Clockwise from top left: Walker & Dunlop CEO Willy Walker, Equity Residential CEO Mark Parrell and Boston Properties CEO Owen Thomas on the Walker Webcast.

“This is definitely the highest loss to lease we have ever seen, with such a large majority of leases below market,” Equity Residential Executive Vice President and Chief Operating Officer Michael Manelis said on his company’s earnings call. “And [our] teams are hyperfocused to recapture as much of the loss to lease as possible.”

Camden Property Trust reported its loss to lease as high as 16% in the third quarter, but Executive Vice Chair Keith Oden told analysts that his company will focus on maximizing retention by avoiding raising rents all the way to market rates for renewing tenants. Even without such consideration, all of the six multifamily REITs mentioned reported higher renewal rates this year, with the relative lack of turnover giving landlords more pricing power.

Pricing power is an incredible tool for landlords with enough scale, as MAA, the largest landlord in the country by unit count, is demonstrating. Despite the supply chain and labor market causing shortages and delays across commercial real estate, MAA’s pipeline of developments under construction is currently on time and on budget, CEO Eric Bolton said to analysts.

Even with the various tailwinds the multifamily market is currently enjoying, with values and deal volume hitting record highs, at least some major landlords have used innovations born out of pandemic necessity to cut costs permanently. Executives from Equity Residential and UDR told analysts prospective tenants seem to prefer self-guided tours and digital platforms for services when possible, boasting higher customer satisfaction numbers even as they have cut staff at their properties.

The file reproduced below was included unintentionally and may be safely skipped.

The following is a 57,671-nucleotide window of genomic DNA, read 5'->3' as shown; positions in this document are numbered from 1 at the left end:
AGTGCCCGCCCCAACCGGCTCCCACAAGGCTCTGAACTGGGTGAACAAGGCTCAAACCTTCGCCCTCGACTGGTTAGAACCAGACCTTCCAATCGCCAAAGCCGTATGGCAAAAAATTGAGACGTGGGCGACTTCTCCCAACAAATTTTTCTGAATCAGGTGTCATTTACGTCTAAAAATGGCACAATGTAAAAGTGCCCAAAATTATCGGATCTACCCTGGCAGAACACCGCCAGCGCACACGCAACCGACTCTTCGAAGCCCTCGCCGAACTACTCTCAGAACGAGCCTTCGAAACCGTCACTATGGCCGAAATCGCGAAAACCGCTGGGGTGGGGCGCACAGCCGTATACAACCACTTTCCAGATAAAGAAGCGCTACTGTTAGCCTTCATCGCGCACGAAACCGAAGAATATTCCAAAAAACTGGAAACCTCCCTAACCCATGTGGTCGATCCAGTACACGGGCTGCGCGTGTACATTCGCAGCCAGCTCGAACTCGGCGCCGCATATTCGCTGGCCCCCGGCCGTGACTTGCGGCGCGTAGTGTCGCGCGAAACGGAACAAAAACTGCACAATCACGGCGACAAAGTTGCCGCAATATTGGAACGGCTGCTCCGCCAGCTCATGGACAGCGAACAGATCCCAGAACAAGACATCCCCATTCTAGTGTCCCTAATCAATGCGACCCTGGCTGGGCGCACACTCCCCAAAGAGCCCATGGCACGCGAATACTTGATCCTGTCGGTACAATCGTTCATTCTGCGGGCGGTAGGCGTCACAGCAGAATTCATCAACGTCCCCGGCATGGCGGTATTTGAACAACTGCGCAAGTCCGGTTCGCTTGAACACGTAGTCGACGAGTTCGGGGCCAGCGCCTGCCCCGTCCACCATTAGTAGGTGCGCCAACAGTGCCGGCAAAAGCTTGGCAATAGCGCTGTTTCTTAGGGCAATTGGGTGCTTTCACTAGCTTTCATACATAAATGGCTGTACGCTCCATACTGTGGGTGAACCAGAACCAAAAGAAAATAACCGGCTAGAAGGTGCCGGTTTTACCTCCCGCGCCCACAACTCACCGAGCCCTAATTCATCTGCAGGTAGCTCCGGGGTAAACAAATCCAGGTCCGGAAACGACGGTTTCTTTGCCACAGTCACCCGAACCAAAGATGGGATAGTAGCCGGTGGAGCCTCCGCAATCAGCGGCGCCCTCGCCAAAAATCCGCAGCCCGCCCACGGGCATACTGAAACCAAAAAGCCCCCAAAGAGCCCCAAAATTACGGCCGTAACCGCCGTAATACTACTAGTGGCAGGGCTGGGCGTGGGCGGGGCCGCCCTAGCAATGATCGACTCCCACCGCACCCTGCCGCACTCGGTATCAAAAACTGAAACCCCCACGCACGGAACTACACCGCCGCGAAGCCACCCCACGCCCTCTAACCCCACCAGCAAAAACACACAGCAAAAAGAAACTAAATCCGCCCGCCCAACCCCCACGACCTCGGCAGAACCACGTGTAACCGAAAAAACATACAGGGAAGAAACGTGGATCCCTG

“Since the second quarter of 2018, we have permanently reduced headcount at our communities by 40% on average, thereby providing a strong hedge against elevated inflationary pressures,” UDR Senior Vice President of Property Operations Michael Lacy said. “[We] delivered products and services in the formats our residents prefer, as exhibited by a 24% increase in our resident satisfaction score and an overall 97% usage rate for self-guided prospective resident tours.”

Though thinner on-site teams may be a permanent consequence of the pandemic, major investors are well aware the current environment for raising capital is not likely to remain this friendly for long thanks to continued inflation and predicted changes to monetary policy from the Federal Reserve.

MAA issued $600M in public bonds in Q3, extended the average maturity on its debt to nine years away and raised $210M of forward equity capital, which MAA Chief Financial Officer Albert Campbell told analysts would cover the company’s equity requirements for the next couple of years. UDR agreed to $350M worth of forward agreements for stock purchases in the quarter, added $200M each to its credit facility and commercial paper capacities and extended maturity dates on other loans.